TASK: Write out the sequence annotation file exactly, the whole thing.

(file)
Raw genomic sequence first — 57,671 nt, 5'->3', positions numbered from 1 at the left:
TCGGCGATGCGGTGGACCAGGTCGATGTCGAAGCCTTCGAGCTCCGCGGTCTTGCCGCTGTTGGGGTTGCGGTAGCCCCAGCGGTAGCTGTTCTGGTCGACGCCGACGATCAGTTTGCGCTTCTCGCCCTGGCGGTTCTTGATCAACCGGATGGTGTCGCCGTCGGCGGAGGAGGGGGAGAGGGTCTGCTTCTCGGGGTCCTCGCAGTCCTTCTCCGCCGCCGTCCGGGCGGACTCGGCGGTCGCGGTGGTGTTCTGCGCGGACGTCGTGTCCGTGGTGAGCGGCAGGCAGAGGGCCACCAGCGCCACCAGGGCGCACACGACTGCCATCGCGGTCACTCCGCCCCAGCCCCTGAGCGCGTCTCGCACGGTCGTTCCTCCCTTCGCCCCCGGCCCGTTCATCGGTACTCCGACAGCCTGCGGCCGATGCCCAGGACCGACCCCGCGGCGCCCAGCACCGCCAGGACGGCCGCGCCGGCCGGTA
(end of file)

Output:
Raw genomic sequence first — 57,671 nt, 5'->3', positions numbered from 1 at the left:
TCGGCGATGCGGTGGACCAGGTCGATGTCGAAGCCTTCGAGCTCCGCGGTCTTGCCGCTGTTGGGGTTGCGGTAGCCCCAGCGGTAGCTGTTCTGGTCGACGCCGACGATCAGTTTGCGCTTCTCGCCCTGGCGGTTCTTGATCAACCGGATGGTGTCGCCGTCGGCGGAGGAGGGGGAGAGGGTCTGCTTCTCGGGGTCCTCGCAGTCCTTCTCCGCCGCCGTCCGGGCGGACTCGGCGGTCGCGGTGGTGTTCTGCGCGGACGTCGTGTCCGTGGTGAGCGGCAGGCAGAGGGCCACCAGCGCCACCAGGGCGCACACGACTGCCATCGCGGTCACTCCGCCCCAGCCCCTGAGCGCGTCTCGCACGGTCGTTCCTCCCTTCGCCCCCGGCCCGTTCATCGGTACTCCGACAGCCTGCGGCCGATGCCCAGGACCGACCCCGCGGCGCCCAGCACCGCCAGGACGGCCGCGCCGGCCGGTA